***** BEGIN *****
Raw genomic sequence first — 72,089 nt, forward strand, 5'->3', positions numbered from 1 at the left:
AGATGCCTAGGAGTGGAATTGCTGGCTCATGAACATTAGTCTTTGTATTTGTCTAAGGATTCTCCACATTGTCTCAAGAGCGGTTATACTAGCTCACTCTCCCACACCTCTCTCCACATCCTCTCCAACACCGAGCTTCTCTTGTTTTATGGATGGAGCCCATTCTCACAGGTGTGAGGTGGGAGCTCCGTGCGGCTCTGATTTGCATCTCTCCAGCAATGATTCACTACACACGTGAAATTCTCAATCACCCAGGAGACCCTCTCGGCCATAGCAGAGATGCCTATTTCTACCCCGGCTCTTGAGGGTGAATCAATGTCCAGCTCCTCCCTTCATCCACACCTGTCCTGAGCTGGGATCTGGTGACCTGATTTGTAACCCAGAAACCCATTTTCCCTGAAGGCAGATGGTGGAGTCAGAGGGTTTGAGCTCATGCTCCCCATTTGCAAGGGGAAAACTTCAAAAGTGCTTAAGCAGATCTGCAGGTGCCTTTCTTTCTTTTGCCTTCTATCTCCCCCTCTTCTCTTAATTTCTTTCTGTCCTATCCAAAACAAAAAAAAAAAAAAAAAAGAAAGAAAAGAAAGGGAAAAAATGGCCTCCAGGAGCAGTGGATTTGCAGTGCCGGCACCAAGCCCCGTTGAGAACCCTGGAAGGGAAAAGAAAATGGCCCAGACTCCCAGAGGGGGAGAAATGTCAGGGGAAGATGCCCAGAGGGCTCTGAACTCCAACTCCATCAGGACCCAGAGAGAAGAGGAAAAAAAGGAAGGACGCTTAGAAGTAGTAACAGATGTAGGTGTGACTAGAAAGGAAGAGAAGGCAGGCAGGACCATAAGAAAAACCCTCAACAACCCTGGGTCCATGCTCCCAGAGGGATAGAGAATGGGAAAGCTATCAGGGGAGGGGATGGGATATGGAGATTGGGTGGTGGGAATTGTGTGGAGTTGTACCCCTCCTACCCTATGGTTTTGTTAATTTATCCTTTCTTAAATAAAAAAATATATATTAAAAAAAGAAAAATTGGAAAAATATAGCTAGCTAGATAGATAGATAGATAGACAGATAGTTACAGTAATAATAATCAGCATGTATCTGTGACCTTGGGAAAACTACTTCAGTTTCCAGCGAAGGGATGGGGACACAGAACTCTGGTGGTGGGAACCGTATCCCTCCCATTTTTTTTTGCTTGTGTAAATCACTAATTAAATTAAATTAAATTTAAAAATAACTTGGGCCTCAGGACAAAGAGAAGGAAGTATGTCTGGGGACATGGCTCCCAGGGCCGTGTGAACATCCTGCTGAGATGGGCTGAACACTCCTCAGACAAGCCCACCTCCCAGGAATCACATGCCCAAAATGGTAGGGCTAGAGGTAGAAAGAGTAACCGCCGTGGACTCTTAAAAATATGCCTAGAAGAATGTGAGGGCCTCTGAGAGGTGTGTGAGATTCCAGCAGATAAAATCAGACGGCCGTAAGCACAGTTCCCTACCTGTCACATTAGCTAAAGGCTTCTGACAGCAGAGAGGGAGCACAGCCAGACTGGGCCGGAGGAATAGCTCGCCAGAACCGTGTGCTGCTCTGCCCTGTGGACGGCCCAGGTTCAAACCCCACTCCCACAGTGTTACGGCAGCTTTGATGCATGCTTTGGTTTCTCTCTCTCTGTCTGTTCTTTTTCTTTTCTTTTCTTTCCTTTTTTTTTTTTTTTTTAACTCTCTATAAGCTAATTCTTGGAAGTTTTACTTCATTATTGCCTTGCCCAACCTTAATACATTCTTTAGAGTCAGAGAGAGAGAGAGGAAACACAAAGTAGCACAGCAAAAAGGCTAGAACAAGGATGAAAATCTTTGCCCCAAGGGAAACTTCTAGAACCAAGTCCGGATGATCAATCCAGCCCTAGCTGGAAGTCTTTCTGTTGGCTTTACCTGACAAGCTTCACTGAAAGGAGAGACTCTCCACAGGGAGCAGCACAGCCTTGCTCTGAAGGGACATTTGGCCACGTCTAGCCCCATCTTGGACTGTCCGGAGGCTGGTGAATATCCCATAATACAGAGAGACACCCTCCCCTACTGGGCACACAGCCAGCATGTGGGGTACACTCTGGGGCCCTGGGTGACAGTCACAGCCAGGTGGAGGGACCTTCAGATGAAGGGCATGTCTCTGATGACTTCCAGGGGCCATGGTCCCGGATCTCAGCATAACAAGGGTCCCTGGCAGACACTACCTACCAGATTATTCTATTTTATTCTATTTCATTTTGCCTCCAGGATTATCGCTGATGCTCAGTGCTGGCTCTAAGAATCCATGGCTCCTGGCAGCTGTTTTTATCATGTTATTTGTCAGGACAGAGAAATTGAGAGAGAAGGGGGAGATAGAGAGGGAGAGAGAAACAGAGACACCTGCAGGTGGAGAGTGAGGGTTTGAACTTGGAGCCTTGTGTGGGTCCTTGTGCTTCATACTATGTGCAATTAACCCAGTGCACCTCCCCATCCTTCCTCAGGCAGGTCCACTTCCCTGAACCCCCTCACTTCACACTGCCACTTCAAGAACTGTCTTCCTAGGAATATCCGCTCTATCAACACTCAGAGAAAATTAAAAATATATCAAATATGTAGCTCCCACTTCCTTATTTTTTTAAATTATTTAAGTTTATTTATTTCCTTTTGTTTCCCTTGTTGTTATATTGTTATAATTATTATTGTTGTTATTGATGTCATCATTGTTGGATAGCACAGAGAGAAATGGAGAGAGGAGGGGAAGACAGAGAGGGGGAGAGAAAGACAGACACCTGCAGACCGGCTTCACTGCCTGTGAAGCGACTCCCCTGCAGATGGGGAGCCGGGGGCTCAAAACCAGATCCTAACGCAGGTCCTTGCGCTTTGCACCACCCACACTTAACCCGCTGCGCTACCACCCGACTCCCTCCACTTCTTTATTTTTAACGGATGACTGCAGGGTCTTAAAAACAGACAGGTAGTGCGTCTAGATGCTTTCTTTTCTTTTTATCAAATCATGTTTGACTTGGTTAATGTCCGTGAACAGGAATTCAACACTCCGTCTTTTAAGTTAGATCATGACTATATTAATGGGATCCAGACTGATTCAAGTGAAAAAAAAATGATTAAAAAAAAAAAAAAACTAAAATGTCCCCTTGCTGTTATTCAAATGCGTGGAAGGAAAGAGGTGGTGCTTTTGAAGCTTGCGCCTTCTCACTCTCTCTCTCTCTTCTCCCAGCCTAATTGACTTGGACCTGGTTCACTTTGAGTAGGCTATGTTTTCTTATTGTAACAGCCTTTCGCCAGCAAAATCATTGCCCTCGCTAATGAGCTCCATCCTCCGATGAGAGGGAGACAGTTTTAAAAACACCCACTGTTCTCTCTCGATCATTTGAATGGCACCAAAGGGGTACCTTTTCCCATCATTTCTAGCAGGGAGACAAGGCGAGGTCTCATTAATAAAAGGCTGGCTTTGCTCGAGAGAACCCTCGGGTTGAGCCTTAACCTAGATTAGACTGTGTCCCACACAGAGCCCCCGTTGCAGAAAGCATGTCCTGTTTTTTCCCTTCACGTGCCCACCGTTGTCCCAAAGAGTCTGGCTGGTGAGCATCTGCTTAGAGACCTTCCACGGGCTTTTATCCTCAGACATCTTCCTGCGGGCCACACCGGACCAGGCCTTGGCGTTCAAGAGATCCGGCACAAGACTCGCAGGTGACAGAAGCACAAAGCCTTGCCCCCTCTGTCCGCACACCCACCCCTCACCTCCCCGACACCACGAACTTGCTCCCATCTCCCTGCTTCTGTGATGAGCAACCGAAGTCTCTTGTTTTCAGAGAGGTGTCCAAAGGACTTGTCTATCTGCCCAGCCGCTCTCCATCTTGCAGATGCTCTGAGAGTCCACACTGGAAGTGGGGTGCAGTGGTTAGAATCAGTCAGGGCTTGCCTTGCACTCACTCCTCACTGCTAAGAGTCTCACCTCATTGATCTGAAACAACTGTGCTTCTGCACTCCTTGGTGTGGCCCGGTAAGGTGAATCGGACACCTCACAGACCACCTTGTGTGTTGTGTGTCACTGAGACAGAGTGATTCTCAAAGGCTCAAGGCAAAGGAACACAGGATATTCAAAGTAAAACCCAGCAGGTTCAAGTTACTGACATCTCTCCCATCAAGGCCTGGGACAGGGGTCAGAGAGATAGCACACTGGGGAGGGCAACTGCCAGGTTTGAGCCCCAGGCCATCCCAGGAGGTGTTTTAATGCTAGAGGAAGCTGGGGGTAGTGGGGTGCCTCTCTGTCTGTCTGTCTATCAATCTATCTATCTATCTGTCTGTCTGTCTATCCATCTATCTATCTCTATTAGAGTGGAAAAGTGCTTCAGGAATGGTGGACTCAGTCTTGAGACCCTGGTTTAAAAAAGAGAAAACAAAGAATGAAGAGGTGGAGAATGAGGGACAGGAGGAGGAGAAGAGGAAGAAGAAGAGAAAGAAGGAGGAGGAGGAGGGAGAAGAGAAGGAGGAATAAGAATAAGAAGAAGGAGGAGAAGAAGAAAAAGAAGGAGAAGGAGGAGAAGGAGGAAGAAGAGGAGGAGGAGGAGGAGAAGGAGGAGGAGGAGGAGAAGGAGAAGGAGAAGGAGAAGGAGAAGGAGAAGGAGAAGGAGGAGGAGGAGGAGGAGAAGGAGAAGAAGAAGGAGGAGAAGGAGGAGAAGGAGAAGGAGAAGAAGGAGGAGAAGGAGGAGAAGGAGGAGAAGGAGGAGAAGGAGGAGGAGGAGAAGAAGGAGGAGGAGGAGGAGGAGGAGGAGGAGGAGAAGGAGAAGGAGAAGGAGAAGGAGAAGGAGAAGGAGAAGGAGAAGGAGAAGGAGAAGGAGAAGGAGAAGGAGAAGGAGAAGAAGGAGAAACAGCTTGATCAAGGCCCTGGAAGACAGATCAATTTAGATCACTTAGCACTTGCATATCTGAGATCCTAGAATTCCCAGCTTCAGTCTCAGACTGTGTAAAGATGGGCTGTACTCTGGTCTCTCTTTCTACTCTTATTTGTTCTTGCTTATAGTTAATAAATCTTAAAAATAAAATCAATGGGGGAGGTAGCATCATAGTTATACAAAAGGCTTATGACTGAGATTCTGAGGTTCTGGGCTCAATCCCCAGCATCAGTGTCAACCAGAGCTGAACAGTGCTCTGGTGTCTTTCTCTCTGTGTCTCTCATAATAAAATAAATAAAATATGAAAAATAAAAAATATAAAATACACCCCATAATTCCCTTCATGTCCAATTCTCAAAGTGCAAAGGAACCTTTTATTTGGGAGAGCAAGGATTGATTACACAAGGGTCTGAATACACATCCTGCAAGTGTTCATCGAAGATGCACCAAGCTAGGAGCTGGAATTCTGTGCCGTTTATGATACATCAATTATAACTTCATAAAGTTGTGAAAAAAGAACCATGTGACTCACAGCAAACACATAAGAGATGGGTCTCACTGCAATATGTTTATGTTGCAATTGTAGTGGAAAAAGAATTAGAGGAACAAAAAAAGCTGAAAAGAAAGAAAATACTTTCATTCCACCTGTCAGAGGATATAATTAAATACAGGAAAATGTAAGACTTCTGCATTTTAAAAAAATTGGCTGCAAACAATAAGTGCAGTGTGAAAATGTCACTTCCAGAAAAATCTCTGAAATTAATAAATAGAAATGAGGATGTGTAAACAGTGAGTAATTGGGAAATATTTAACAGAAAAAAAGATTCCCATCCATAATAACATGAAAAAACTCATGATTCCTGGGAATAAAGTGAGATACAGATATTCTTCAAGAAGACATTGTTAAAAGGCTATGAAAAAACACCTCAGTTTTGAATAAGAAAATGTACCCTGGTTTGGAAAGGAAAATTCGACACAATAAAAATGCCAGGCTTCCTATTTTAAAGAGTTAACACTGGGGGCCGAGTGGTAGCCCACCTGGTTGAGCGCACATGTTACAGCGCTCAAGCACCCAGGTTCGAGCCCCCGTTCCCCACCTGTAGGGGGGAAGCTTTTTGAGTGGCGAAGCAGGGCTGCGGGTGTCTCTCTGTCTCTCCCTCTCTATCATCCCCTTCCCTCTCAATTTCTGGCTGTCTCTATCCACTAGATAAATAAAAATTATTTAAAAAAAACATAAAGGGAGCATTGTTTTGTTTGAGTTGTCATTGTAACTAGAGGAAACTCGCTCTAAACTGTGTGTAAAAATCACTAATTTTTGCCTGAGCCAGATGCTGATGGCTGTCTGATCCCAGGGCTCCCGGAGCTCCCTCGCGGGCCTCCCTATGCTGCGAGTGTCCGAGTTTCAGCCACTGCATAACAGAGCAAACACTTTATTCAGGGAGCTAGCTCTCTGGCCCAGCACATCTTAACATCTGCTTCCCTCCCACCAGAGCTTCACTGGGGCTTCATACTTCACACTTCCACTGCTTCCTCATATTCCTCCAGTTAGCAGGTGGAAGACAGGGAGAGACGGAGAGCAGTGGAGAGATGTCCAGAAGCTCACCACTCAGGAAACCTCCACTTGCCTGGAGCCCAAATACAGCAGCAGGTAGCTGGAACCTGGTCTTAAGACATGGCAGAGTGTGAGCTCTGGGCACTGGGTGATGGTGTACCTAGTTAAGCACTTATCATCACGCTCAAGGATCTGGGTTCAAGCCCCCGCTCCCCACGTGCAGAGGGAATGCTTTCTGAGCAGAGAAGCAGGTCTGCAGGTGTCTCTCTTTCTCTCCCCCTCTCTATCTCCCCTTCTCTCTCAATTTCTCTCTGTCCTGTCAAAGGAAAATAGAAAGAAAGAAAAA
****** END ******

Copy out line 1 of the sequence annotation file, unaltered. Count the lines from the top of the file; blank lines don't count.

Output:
Raw genomic sequence first — 72,089 nt, forward strand, 5'->3', positions numbered from 1 at the left: